On a seriously wet Sunday morning Els Tres Tombs, the traditional procession celebrating San Anthony, patron of all animals, took place along the Rambla, watched by an umbrella holding audience.
In true local tradition the Homes dels Nassos, the ‘Man of Noses’, a mythological Catalan character, makes his appearance at 12 o’clock on the last day of the year ready to take the old year away.
Sant Roc is a local festival celebrated at the heart in the Carrer de Cos de Bou, located in the Part Alta of Tarragona.
One of the great privileges of living in Tarragona, is to watch the Collas build castells “human towers”, this spectacular feat of balance, strength and human engineering which is unique to Catalonia. From atop a balcony it looks like the inverse making of a flower, it’s petals embedded in the ground and the stem raising up in to the sky.
As part of what is officially known as Fiesta de Sant Joan, the Cercavila de Foc (the Ball of Fire) is a astonishing event that takes place every year at the weekend of Summer Solstice. It follows from the lighting of the beacon, the Rebuda de Foc, at the Serrallo at sunset celebrating the arrival of Summer which sets the central team of the battle of darkness and light.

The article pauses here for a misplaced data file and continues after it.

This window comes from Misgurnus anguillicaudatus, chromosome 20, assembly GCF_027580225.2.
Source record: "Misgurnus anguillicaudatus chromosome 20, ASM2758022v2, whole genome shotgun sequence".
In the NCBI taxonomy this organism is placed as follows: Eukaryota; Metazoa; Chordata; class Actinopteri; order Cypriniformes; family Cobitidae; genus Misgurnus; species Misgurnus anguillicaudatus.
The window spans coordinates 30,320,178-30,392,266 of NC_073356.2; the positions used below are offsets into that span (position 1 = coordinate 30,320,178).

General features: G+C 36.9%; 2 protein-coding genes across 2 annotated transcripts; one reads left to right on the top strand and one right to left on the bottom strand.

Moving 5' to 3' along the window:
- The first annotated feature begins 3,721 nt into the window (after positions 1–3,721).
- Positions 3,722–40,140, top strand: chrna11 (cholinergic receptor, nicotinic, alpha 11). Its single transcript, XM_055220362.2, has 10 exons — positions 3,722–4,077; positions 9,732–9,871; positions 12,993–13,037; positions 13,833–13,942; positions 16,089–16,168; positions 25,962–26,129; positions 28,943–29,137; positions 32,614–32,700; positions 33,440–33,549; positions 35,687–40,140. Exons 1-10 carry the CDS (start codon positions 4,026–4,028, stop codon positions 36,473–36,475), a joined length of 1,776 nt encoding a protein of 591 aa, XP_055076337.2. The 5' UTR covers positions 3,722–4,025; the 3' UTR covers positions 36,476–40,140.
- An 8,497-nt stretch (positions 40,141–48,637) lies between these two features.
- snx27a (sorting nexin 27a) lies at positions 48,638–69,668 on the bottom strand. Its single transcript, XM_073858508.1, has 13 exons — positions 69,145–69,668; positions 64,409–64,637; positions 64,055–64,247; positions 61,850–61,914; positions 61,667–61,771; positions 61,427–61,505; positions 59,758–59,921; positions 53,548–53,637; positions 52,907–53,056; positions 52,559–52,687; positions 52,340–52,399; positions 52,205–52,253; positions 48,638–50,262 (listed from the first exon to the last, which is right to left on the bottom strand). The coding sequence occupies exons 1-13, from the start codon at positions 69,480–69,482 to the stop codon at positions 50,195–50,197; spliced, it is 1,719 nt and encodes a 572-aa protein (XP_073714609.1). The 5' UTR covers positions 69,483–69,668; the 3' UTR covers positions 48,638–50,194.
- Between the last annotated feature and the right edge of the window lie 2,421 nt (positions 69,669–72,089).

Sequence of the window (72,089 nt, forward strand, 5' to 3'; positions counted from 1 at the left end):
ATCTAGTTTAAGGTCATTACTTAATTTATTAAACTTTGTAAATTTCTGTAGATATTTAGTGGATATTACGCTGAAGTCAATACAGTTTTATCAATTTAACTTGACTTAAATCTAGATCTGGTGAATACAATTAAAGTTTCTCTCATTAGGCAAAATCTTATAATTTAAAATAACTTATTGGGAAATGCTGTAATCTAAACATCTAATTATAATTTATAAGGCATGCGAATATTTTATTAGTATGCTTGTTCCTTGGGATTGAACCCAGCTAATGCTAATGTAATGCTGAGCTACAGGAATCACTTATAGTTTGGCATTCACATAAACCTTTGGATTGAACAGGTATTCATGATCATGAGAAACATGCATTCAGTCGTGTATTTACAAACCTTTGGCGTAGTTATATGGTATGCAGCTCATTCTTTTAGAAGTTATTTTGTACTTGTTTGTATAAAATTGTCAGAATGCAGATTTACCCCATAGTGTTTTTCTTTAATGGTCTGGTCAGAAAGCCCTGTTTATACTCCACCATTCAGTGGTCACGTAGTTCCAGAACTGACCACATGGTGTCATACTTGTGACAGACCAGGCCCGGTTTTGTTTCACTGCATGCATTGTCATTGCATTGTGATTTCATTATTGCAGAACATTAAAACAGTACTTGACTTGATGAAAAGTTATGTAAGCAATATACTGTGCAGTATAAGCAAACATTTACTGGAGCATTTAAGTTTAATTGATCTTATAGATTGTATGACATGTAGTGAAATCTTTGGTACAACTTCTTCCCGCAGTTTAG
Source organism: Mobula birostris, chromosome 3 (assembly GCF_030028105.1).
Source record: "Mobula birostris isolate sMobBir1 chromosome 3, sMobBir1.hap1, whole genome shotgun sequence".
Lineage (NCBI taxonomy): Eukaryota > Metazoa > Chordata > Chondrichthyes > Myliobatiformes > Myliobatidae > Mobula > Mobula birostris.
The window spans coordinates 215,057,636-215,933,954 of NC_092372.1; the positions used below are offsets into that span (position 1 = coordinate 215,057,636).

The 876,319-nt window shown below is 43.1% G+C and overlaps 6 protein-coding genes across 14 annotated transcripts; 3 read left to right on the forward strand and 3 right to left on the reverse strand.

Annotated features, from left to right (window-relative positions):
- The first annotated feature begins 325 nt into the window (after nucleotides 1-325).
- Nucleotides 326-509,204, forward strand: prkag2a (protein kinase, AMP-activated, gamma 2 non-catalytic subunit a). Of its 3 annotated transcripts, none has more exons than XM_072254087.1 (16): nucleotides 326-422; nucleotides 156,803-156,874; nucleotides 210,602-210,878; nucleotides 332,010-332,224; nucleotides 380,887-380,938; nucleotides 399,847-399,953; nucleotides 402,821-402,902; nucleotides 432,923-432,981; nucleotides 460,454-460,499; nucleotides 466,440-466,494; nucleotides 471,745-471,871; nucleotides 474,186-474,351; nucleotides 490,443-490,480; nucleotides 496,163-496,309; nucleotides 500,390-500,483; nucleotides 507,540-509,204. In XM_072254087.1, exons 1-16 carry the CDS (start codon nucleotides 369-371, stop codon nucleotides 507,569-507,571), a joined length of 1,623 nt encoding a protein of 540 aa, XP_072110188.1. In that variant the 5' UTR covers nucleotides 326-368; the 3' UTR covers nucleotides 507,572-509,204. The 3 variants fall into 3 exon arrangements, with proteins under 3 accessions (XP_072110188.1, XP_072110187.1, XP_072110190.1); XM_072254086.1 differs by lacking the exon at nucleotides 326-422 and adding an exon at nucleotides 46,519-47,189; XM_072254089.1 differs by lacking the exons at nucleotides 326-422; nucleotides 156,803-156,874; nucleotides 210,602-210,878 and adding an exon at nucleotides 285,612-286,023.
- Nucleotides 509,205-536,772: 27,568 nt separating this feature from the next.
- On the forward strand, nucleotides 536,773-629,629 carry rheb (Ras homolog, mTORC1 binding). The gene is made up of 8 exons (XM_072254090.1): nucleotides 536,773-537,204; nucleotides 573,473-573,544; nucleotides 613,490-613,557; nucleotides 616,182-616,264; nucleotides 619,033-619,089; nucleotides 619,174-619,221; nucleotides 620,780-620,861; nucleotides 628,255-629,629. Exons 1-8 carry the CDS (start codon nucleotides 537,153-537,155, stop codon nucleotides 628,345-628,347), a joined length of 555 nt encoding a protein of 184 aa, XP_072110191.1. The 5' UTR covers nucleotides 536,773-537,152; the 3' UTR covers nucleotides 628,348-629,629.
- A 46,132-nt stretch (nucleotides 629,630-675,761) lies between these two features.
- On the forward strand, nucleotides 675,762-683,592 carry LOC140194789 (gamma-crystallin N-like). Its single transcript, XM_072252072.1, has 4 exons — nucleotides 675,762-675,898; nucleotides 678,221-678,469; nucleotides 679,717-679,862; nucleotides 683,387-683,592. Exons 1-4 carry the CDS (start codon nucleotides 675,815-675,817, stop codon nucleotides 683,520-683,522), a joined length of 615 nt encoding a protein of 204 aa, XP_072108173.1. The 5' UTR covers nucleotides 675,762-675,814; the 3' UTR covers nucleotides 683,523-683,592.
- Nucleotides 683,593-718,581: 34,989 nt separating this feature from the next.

The 12th edition of the International Festival of Music in Tarragona will start on the 30th of June and run until the 7th of July. Taking part are some of the best musicians from Spain and Europe like Rivka Golani, Kai Gleusteen, Thomas Martin, Will Sanders and Vicens Prats which will be holding music workshops for guitar, flute, horn, cello and double bass.
The popular courses are priced at 175 Euros per person and you can find the full details and how to enrol at the festivals website http://www.dipta.cat/festivalmusicatarragona/
The festival also offer a series of free concerts that will take place at the Auditori de la Fundació Caixa Tarragona (see map, dates and times below).
This quintessential festivity, celebrated the Catholic world over, is given an unusual twist in Tarragona; since the fourteenth century a procession, which includes giant statues, takes place along its medieval streets. Amongst these statues are ‘el negrito’ and ‘la negrita’, two figures depicting a black man and a black woman holding a parrot, reinstated in the 1850’s after a mention was discovered describing their inclusion in the processions held in the middle ages. These ancient figures are permanently exhibited at the house of festival in Tarragona.